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Although the implementation of the UNC system’s student health insurance was not without its glitches first semester, students and administrators say they were satisfied overall with the enrollment and the quality of coverage.

“UNC is pleased that an affordable health insurance plan is available and that 59,653 students were able to utilize it in the fall while 135,784 students had access to other creditable coverage and waived out,” said Bruce Mallette, senior associate vice president for academic and student affairs for the UNC system, in an e-mail.

But some students complain the waiving out process is inefficient.

For example, waiving out must be confirmed with an e-mail from the insurance providers Pearce & Pearce to be valid and a student might be required to waive out both semesters if he or she did not request to waive out for the full year initially.

Administrators also said enrollment could rise this semester.

Pearce & Pearce is in the process of re-verifying the insurance information of students who successfully waived out for the fall semester, Mallette said.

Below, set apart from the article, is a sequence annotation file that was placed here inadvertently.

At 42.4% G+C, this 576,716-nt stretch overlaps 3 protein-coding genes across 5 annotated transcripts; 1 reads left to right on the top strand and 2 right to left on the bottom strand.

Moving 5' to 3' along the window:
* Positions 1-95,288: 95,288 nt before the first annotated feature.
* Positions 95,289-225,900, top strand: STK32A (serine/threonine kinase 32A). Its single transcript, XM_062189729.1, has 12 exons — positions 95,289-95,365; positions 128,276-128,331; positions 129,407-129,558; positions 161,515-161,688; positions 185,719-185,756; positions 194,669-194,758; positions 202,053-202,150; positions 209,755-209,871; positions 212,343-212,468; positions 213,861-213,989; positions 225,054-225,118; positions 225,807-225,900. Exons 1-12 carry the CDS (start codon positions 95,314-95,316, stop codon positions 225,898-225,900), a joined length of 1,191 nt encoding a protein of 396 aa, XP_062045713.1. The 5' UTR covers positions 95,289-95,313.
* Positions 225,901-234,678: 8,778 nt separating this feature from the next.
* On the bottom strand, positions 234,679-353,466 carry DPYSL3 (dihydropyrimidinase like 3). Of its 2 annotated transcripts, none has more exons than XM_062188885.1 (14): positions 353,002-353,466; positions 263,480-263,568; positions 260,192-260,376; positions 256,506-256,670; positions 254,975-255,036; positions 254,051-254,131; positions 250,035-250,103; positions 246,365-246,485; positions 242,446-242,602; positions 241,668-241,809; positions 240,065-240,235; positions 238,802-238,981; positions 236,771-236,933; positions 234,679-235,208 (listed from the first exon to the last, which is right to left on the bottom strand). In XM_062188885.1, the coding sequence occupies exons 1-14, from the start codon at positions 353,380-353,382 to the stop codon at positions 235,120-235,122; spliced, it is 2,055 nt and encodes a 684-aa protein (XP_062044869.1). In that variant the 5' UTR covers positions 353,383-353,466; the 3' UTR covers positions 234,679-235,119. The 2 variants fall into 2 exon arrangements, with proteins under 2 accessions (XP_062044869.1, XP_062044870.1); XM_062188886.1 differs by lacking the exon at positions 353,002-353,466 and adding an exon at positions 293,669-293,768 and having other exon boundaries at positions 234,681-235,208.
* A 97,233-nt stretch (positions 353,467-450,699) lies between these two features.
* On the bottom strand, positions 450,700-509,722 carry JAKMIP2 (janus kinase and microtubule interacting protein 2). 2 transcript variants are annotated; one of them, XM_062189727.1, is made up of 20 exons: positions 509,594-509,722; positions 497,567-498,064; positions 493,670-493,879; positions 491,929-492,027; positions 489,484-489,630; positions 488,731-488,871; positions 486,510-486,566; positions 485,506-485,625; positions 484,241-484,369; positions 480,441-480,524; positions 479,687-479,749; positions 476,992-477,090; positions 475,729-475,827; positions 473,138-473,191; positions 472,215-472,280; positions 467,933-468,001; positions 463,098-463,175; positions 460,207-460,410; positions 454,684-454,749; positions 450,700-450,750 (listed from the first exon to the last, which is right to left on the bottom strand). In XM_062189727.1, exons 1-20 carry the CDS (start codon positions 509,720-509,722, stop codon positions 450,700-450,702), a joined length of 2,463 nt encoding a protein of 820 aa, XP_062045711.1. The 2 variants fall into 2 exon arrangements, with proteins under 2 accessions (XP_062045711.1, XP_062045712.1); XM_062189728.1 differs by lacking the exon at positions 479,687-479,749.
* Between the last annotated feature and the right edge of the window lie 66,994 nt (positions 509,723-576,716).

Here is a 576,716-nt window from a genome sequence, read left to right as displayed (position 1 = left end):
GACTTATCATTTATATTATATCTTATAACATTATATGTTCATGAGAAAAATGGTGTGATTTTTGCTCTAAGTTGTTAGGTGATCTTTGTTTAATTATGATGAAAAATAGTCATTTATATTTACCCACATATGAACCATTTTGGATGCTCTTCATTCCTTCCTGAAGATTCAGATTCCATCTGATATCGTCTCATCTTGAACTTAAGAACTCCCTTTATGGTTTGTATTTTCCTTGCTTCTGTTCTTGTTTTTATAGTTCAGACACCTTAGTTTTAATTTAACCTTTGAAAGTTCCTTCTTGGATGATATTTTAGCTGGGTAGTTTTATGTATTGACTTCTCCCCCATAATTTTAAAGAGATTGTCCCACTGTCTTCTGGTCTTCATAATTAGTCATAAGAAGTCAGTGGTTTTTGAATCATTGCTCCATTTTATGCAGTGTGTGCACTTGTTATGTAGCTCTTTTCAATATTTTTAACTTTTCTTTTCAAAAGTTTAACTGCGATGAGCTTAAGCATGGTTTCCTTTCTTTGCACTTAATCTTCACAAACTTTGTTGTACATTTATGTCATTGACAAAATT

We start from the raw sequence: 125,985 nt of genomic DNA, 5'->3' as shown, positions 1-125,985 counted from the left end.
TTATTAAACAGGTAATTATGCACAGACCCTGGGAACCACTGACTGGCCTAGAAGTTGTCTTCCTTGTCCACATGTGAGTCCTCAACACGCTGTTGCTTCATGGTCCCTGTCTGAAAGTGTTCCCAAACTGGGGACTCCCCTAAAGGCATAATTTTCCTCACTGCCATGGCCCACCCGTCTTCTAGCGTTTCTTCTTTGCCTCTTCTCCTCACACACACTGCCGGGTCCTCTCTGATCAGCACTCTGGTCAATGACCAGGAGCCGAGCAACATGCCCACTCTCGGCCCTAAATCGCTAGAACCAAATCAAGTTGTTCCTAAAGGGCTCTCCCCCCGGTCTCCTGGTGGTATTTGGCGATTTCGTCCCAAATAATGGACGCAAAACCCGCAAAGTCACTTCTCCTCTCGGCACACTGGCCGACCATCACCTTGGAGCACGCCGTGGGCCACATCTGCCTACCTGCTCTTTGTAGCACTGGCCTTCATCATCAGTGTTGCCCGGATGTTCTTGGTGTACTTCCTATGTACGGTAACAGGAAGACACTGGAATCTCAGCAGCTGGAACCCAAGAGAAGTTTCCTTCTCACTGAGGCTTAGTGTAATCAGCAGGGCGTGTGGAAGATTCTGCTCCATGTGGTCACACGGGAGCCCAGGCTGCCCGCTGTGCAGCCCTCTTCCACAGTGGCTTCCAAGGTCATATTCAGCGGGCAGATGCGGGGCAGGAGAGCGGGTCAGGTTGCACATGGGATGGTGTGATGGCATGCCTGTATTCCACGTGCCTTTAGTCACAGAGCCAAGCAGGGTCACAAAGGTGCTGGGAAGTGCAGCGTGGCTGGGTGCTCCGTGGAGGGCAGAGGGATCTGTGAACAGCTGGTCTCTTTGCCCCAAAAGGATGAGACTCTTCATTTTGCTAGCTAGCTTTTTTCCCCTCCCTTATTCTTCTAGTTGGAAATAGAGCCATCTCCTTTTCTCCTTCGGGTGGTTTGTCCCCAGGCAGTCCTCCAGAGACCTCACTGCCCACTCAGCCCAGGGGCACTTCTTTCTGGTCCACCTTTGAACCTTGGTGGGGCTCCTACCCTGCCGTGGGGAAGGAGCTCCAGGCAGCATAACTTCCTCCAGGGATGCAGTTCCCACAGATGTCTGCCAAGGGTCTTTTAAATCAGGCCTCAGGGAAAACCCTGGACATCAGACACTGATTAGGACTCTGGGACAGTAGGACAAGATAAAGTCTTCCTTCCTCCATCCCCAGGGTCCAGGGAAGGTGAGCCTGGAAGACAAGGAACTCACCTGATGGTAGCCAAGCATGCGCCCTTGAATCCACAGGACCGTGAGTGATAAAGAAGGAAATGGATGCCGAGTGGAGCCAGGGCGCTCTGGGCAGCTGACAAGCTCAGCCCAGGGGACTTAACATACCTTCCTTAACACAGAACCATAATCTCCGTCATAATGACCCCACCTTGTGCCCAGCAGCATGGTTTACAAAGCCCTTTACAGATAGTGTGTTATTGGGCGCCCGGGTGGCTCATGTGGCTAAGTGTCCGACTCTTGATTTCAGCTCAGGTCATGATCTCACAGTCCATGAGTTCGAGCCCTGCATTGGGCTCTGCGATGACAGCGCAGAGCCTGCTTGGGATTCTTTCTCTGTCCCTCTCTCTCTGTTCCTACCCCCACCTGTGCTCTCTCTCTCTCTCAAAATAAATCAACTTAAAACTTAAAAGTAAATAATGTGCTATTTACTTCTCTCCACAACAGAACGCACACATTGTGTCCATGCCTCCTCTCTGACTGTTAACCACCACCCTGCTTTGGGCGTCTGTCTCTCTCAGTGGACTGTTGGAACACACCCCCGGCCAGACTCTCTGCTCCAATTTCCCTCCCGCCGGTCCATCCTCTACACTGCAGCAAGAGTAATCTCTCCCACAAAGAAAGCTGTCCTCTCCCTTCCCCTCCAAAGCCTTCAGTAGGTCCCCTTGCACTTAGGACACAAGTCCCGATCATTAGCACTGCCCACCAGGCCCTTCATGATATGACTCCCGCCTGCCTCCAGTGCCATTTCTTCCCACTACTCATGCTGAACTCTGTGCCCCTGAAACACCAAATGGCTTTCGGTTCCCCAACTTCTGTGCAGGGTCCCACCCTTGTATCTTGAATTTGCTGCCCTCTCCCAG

“History shows that five to 10 percent of students who receive an approved waiver in the fall have become ineligible under their other creditable coverage by time spring semester arrives,” he said.

As of Jan. 1, across the UNC system, 125,030 waivers had been approved for the spring semester, with only 220 of those pending or needing additional information, he said.

Students have until Jan. 31 to waive out of the insurance for the spring semester or to enroll if they had previously waived out.

If a student does not receive confirmation from Pearce & Pearce of waiving out, then their request was not processed, said Mary Covington, executive director for Campus Health Services.

“We have no way to track this,” Covington said of glitches in the system.

The system is largely dependent on the students’ attention to and action upon e-mail updates.

It is possible students with credible coverage were denied waiving out if they entered some incorrect information, like an incorrect policy number, Mallette said.

Although those students were sent an e-mail to correct their information, if they did not follow up, their waiving out was denied and they were required to pay for the systemwide insurance, he said.

All students with a declined waiver were sent five follow-up e-mails during the open enrollment process in the fall, Mallette said.

The Student Health Center directors, UNC General Administration and the UNC-system Association of Student Governments are currently reviewing potential revisions, Mallette said.

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